The social media community exploded in protest against this attempt by the government to police them and called this move the start of a drive towards censorship. This has raised serious issues, which need a debate. The basic issue is a clash of generations and ideas between the innate conservatism of the ancien regime and the voice of the youth and new media. The world has moved towards a more liberal interpretation of criticism and content while governments and a fair section of society continue to be static. The established order is being challenged and a new liberal global standard is emerging, bringing people together on a scale never seen before; all of them united by individual action and opinion.
Further, trust between the government in India, as a protector and guarantor of the right to free speech, and the individual, is breaking down, driven by abuse of power and selective action by the former and an empowering medium available to the latter. The recent recorded tapes, tapped by the government and leaked to the media, has further alienated sections of our society and very seriously called into question the government’s ability to be worthy of our trust. The large-scale misuse of the power of the government to record conversations on grounds of security has created fear about the violation of the right to free speech and compromised our personal security. Clearly the prevailing opinion is that the government is not to be trusted as earlier. The individual too has found a new voice unfettered by the government and is revelling in it. Of course the malcontents, discontents and no-contents are enjoying the discomfit of the government, complicating the issue further.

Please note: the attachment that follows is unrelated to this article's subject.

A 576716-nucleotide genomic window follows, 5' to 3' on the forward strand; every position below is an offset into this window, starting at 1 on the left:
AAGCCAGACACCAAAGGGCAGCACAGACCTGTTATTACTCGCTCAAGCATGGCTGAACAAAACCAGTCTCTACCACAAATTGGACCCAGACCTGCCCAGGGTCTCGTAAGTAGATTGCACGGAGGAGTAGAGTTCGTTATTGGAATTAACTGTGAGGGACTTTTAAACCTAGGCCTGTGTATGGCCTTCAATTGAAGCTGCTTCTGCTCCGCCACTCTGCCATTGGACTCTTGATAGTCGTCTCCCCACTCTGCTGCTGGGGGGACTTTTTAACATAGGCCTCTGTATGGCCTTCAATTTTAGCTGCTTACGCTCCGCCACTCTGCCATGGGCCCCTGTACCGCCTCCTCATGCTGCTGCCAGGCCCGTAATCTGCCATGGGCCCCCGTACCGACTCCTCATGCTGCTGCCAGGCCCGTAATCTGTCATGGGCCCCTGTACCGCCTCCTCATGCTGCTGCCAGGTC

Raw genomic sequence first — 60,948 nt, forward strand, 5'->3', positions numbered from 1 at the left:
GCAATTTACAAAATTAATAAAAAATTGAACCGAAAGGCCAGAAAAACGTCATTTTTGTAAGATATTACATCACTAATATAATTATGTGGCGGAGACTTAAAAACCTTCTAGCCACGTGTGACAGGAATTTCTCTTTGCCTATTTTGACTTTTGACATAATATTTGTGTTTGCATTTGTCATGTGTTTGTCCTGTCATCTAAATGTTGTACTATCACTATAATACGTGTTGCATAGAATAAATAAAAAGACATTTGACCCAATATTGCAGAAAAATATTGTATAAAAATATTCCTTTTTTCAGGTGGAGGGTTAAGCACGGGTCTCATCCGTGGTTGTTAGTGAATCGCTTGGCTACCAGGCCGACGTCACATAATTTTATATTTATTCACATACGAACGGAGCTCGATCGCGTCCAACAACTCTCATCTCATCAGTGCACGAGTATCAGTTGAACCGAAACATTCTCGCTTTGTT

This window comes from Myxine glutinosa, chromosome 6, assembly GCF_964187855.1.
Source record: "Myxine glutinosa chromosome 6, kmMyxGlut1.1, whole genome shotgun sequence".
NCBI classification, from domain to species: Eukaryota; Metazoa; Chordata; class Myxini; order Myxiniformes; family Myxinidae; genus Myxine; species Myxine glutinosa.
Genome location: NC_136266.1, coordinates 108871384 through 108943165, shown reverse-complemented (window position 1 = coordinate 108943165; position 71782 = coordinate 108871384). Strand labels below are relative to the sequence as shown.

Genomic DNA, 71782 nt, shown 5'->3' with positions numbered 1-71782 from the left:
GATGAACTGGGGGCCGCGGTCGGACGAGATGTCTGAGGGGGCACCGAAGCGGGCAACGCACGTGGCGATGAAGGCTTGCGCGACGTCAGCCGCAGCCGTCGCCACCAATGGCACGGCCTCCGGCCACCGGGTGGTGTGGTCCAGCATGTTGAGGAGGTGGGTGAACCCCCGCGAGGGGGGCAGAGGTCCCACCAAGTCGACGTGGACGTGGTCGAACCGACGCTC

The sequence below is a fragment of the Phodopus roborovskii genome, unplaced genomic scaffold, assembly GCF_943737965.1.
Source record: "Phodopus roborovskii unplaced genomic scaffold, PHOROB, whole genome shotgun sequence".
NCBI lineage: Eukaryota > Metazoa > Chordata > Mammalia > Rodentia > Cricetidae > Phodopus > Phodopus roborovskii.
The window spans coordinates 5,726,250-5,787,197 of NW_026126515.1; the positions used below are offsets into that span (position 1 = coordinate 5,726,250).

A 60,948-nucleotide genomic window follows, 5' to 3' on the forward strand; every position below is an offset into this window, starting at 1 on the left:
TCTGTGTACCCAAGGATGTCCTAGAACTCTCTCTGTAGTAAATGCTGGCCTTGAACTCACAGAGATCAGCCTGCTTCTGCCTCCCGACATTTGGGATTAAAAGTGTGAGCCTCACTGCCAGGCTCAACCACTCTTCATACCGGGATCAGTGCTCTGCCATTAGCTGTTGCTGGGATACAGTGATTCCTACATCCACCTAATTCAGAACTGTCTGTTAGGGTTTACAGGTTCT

WikiLeaks has created a new paradigm where individuals in government and security establishments have become conscientious objectors and have used the protection and anonymity of the Internet to leak state secrets in an attempt to create transparency and expose what they hold to be wrong. This has increased transparency and enhanced individual liberty. Suddenly, the roles have changed and individuals feel empowered to take on the might of the state, whether democratic or not, without fear of retribution or violence. Civil society too has found a new medium to widely expose the excesses of the rich, the powerful and the mighty, attracting new adherents to their causes, while attempting to restore the balance of power between the individual and society. No wonder the slightest hint of control or censorship creates such a widespread storm of protest.
The solution is an enhanced and open debate on the new media and new norms of acceptable behaviour. The solution is not new regulations, pre-censorship forced by the government on the media, or censorship by the media. The new paradigm is complex, driven by ease of access, ease of use, very low costs, technological innovation, anonymity, difficulty of policing and enforcing legal action, and, above all, the heady power it gives every individual, group or community, of free expression — a power which is the basis of a liberal democracy that we all cherish. Further this is beyond the control of any entity due to sheer scale!
Eternal vigilance is the price of liberty, and throughout history the individual has been at a disadvantage against an all powerful state. Now, to lose the advantage the individual has gained because of technology and succumb to the threat of action by the state and the political class will be an unprecedented and irretrievable loss. So the protests need to continue to force the state to back off till a consensus on the future is reached and the newly empowered individual feels adequately